Marx-Engels-Forum is a public park that lies on the eastern bank of the River Spree. It consists of a rectangular wooded park with a large, circular paved area in the centre. In the middle of this stands a sculpture by Engelhardt, consisting of larger-than-life bronze figures of Marx (sitting) and Engels (standing). Behind the statues is a relief wall showing scenes from the history of the German socialist movement. Founded about 1200, the Nikolaiviertel (Nikolai Quarter) is a reconstructed historical heart of the German capital Berlin. The Nikolaikirche (Saint Nicholas Church), Berlin´s oldest church, lies at the centre of the neighbourhood. Beside the Nikolaikirche, the best-known building of the quarter is the Ephraim-Palais, built in 1766. His Rococo facade became famous as Berlin´s "finest corner".
We will travel to the most imperial Berlin, the Gendarmenmarkt and the boulevard Unter den Linden. The Gendarmenmarkt is a square and the site of the Konzerthaus and the French and German Cathedrals. The French Cathedral (Französischer Dom) the older of the two cathedrals was built by the Huguenot community between 1701 and 1705. It houses the Huguenot museum. The German Cathedral (Deutscher Dom) is located in the south of the square. It has a pentagonal structure and was built in 1708 and since 1996 houses the museum of German history. The centre of the Gendarmenmarkt is crowned by a statue of Germany´s poet Friedrich Schiller. The Konzerthaus Berlin was built by Karl Friedrich Schinkel in 1821. It was based on the ruins of the National Theatre, which was destroyed by fire in 1817. Parts of the building contain columns and some outside walls from the destroyed National Theatre. Behind German cathedral we find the most famous chocolate in Berlin: Fassbender & Rausch Chocolatiers.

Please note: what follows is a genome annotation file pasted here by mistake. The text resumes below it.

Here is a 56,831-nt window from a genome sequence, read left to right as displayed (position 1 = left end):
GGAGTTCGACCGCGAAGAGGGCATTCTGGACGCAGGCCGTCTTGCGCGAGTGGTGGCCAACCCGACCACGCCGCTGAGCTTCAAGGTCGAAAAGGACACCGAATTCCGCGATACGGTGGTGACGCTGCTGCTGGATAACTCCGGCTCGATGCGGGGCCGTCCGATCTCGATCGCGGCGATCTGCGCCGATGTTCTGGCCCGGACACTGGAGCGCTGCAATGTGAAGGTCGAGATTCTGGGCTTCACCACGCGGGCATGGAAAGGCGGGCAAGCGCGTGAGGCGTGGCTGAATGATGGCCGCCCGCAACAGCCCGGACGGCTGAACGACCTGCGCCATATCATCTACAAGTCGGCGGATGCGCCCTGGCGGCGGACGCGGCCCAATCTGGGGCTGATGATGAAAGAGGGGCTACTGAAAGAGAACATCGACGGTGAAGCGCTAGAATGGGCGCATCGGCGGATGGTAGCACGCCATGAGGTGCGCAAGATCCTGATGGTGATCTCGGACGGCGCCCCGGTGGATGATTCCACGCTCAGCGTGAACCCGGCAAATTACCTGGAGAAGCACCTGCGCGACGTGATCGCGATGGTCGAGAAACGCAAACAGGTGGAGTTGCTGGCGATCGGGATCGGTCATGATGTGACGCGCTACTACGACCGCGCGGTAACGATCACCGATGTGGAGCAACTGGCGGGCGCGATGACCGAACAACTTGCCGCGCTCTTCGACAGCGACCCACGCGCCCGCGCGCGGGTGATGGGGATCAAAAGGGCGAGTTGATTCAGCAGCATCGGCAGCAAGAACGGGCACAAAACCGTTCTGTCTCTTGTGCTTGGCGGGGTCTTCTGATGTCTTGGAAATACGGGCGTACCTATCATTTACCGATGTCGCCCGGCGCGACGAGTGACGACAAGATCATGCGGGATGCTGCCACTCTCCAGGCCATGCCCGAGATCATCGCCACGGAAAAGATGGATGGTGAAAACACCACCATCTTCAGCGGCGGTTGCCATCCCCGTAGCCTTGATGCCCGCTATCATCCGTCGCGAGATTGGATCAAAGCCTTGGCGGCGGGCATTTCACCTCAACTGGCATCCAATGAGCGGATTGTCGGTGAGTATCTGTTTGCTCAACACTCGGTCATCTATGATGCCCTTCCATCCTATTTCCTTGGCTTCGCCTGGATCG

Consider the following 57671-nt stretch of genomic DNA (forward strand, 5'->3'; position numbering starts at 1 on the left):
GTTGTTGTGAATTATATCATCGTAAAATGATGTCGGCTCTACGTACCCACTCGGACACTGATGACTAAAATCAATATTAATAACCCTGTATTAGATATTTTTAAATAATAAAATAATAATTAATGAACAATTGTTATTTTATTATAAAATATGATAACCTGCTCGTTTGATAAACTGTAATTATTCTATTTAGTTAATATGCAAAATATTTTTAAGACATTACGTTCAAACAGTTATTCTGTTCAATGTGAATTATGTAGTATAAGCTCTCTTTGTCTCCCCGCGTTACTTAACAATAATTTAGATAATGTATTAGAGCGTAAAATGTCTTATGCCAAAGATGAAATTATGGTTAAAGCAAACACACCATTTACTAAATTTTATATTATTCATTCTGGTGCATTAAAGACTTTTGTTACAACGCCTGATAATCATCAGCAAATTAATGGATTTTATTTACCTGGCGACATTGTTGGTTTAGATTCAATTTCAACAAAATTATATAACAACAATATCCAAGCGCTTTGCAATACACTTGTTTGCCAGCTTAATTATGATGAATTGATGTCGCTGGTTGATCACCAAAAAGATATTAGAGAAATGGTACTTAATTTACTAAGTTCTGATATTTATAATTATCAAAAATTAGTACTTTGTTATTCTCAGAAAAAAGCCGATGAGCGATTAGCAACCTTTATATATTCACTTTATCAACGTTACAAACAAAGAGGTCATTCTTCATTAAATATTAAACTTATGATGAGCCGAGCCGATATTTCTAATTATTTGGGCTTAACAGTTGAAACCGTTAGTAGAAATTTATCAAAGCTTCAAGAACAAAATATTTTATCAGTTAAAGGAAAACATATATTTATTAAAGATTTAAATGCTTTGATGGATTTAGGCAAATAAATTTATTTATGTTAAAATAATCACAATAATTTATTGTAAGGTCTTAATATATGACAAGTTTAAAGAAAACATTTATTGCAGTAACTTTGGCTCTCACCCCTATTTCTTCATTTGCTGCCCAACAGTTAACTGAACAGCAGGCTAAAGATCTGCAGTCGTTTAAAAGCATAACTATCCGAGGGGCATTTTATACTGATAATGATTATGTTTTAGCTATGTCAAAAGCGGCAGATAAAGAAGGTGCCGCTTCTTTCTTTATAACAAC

Unter den Linden - Neue Wache and History museum
(under the linden trees) is the main avenue in Berlin. It runs east–west from the Brandenburg Gate to the former site of the imperial palace (Berliner Stadtschloss). Is at the heart of the historic section of Berlin dating from the 17th and 18th centuries. Buildings along the street include the Opera of Berlin (Staatsoper Unter den Linden), Humboldt University, the Bebelplatz, the monument to Frederick the Great, Neue Wache and the Berliner Dom. Emphasizes the Bebelplatz as a place with important buildings (the State Opera, the University and the Cathedral of St.Hedwig) and its history. Is the site of the book burning ceremony held on May 10, 1933 by Nazi youth groups, on the instigation of the Propaganda Minister, Joseph Goebbels. The Nazis burned around 20,000 books.